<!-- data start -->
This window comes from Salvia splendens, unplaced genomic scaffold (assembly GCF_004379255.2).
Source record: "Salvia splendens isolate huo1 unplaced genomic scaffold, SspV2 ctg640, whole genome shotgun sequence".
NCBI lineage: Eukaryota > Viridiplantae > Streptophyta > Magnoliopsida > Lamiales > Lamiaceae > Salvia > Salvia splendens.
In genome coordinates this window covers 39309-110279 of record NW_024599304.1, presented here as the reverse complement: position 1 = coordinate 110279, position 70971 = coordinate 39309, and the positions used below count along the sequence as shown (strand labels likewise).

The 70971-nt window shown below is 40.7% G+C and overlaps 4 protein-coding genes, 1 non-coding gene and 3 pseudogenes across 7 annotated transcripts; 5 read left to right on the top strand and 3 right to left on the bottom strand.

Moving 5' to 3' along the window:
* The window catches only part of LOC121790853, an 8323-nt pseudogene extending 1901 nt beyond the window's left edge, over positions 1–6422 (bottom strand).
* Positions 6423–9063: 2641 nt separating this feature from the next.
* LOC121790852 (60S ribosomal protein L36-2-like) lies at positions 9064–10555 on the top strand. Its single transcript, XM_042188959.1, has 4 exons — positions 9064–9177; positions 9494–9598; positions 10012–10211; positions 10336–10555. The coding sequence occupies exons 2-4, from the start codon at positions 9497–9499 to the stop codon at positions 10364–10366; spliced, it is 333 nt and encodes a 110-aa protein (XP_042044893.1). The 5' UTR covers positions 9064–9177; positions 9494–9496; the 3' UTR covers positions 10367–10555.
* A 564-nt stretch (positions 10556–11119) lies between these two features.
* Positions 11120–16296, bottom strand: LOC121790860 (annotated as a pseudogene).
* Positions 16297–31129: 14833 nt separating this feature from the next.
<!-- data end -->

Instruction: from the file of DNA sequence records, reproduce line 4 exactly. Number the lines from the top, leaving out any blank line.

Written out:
In genome coordinates this window covers 39309-110279 of record NW_024599304.1, presented here as the reverse complement: position 1 = coordinate 110279, position 70971 = coordinate 39309, and the positions used below count along the sequence as shown (strand labels likewise).